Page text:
Cases argued and decided in the Supreme Court of the State of Texas, during the latter part of the Austin term, 1884, and the Tyler term, 1884. Volume 62. Page: 43
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1884.] RYAN v. HAYS. 43
and assuming all debts and liabilities against him as receiver, and providing
for executing to him an indemnifying bond. The receiver was finally discharged
from his trust in December, 1879. On the 15th of October, 1879,
suit was brought against the receiver, and against the railway company, to
recover damages for injuries inflicted on plaintiff through the negligence of
its servants, at a time when the road was under the exclusive management
and control of the receiver, but it was not claimed that he was responsible
otherwise than officially, as receiver. Held:
(1) The receiver was not liable to plaintiff after all the property, once in
his control as receiver, had been turned over to the purchasers, and after he
had received his discharge from the court.
(2) With the discharge of such receiver from his trust, and the surrender
of all property in his hands as receiver, his liability, being an official one,
ceased, except in cases where he was personally, at fault.
(3) It is technically true that the relation of master and servant does not
exist between a railway company and a receiver, when the company's property
is placed in his possession by a proper court, and he is required by its
order to discharge with the property of the company the duty of a common
carrier. Citing cases, for which see opinion.
(4) While this is true, the profits or income of the property, while in the
hands of the receiver, are responsible for the satisfaction of claims for injuries
resulting from the negligence of the receiver or of his employees.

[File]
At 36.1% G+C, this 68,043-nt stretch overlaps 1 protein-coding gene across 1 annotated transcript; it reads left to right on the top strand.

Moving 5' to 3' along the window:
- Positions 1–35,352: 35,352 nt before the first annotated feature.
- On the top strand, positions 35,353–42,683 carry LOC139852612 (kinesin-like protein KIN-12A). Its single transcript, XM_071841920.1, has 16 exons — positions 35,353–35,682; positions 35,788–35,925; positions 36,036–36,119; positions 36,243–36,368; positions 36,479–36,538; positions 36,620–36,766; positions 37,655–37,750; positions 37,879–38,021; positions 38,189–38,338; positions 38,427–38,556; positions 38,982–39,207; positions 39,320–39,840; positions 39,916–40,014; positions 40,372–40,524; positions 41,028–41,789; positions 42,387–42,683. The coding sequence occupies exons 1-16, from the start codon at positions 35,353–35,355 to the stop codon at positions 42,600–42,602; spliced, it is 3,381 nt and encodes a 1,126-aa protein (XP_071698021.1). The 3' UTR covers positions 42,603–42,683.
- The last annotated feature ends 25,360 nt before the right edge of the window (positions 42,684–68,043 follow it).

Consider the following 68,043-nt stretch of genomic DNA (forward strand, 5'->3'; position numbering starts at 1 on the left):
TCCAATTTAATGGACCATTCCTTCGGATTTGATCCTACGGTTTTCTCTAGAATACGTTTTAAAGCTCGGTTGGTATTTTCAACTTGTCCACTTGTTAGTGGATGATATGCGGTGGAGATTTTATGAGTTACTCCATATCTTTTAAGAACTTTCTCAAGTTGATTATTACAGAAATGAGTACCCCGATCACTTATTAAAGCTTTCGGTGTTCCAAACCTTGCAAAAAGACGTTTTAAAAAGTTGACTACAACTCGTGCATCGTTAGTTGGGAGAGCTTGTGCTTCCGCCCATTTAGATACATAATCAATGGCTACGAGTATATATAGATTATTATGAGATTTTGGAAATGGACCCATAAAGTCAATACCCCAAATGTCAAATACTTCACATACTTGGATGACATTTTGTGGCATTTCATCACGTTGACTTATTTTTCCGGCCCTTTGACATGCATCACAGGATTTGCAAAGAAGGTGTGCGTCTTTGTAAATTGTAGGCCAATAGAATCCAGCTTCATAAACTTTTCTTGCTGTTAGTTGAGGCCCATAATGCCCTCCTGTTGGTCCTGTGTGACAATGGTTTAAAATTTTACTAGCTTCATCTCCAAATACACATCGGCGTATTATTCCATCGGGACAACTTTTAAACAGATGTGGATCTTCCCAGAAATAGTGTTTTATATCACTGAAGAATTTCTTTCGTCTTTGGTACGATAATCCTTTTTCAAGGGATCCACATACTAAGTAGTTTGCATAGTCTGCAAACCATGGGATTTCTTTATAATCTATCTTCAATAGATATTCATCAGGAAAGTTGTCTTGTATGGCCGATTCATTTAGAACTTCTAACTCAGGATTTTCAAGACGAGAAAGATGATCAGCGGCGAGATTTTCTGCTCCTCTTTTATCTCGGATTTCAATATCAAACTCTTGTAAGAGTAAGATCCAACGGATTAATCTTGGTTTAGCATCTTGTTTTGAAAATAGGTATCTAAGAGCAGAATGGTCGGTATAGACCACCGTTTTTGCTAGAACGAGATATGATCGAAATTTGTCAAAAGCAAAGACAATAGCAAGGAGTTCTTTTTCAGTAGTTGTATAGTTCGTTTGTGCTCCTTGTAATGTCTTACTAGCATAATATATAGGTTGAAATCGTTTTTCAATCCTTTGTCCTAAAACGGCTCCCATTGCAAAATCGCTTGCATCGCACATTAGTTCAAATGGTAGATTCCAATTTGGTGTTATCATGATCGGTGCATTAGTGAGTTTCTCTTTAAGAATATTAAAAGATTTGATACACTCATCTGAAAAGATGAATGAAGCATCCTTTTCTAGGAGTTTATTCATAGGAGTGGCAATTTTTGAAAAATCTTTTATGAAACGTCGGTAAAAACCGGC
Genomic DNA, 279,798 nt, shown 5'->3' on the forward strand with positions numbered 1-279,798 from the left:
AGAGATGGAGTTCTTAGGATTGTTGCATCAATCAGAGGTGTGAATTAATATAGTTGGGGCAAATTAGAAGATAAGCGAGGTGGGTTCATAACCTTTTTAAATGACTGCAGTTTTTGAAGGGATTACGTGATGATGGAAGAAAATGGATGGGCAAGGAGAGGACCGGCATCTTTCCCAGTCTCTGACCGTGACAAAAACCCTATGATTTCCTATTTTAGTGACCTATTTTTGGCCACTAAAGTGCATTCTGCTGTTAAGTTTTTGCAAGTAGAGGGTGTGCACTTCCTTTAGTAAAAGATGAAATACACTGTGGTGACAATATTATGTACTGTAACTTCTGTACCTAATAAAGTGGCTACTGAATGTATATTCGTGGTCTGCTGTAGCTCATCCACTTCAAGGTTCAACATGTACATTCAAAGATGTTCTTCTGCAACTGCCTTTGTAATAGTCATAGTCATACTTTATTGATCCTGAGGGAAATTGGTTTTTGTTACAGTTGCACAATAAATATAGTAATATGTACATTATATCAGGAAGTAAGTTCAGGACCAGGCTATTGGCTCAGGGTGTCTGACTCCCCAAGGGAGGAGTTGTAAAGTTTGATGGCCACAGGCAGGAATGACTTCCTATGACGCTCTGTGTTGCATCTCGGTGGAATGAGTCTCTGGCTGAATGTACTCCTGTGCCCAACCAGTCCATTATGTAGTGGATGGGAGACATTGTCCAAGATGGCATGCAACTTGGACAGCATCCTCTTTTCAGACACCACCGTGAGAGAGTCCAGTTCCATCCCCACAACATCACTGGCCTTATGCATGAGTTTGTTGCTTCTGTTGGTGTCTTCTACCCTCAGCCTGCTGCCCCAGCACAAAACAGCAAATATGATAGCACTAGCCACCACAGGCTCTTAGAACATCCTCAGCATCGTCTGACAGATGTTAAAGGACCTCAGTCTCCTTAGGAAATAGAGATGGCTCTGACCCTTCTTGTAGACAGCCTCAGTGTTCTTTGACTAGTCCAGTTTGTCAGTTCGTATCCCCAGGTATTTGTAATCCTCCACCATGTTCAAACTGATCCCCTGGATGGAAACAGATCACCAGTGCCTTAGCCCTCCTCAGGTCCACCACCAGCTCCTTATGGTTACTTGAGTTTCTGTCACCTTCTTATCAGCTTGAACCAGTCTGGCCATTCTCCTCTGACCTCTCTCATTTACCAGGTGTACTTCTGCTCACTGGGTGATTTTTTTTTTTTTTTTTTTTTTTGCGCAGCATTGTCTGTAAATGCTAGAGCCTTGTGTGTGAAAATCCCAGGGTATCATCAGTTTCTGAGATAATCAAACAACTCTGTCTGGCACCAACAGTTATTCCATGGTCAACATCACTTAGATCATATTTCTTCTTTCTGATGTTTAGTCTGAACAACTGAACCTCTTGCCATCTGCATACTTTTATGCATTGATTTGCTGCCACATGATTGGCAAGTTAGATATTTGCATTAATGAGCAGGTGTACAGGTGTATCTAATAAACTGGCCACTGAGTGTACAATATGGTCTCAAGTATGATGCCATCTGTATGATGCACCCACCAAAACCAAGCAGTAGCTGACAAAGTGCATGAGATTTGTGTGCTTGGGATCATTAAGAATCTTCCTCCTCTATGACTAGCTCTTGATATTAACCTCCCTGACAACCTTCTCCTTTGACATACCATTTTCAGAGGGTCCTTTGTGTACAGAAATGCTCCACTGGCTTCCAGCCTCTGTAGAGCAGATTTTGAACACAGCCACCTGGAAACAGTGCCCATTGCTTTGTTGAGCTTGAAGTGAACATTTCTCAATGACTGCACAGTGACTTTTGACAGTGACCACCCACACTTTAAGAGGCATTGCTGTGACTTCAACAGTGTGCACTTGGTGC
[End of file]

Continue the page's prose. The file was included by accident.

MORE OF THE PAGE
(5) The question whether, when a receiver is appointed on the application
of mortgage creditors, they can be required to yield from the proceeds of
the sale of the mortgaged property a sum sufficient to pay for freight lost,
or for damages or injuries done passengers through the negligence of the
receiver or his employees, not considered.
(6) If the company was not responsible for damages sustained by plaintiff,
through the negligence of the servants of the receiver, further than its current
receipts while in his hands, it follows that the company would incur no
obligation to pay such damages, from the mere fact that they purchased the
property front those who bought it at the receiver's sale.
(7) A valid claim for damages against the receiver was entitled to satisfaction
out of the current receipts applied to satisfy mortgage creditors, or to
the improvement of the railway property; and the court appointing the
receiver would have had authority to apply such portion of the proceeds of
the mortgage sale as would equal such applied current receipts or the value
of such improvements, to satisfy such claim for damages.
(8) The resolution of the directors, providing for an indemnifying bond to
the receiver, inured to the benefit of any one contemplated by it, having a
just debt or claim against the receiver as such, or personally.
(9) A claim for damages caused by injuries inflicted by the servants of a
receiver, while he is operating a railroad, is entitled to payment out of the
current receipts of the road; and if they are invested in betterments of the
road, then such claim is entitled to satisfaction out of proceeds of sale of
the road to satisfy a mortgage, to the extent of the value of such betterments.
2. VERDICT.- See opinion for a verdict held to be neither a general nor a special
verdict, and not sufficient to authorize a judgment in this case.
APPEAL from Anderson. Tried below before the IIon. Peyton
The case is stated in the opinion.
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Texas. Supreme Court. Cases argued and decided in the Supreme Court of the State of Texas, during the latter part of the Austin term, 1884, and the Tyler term, 1884. Volume 62., book, 1885; Austin, Texas. (texashistory.unt.edu/ark:/67531/metapth28512/m1/65/: accessed July 20, 2017), University of North Texas Libraries, The Portal to Texas History, texashistory.unt.edu; .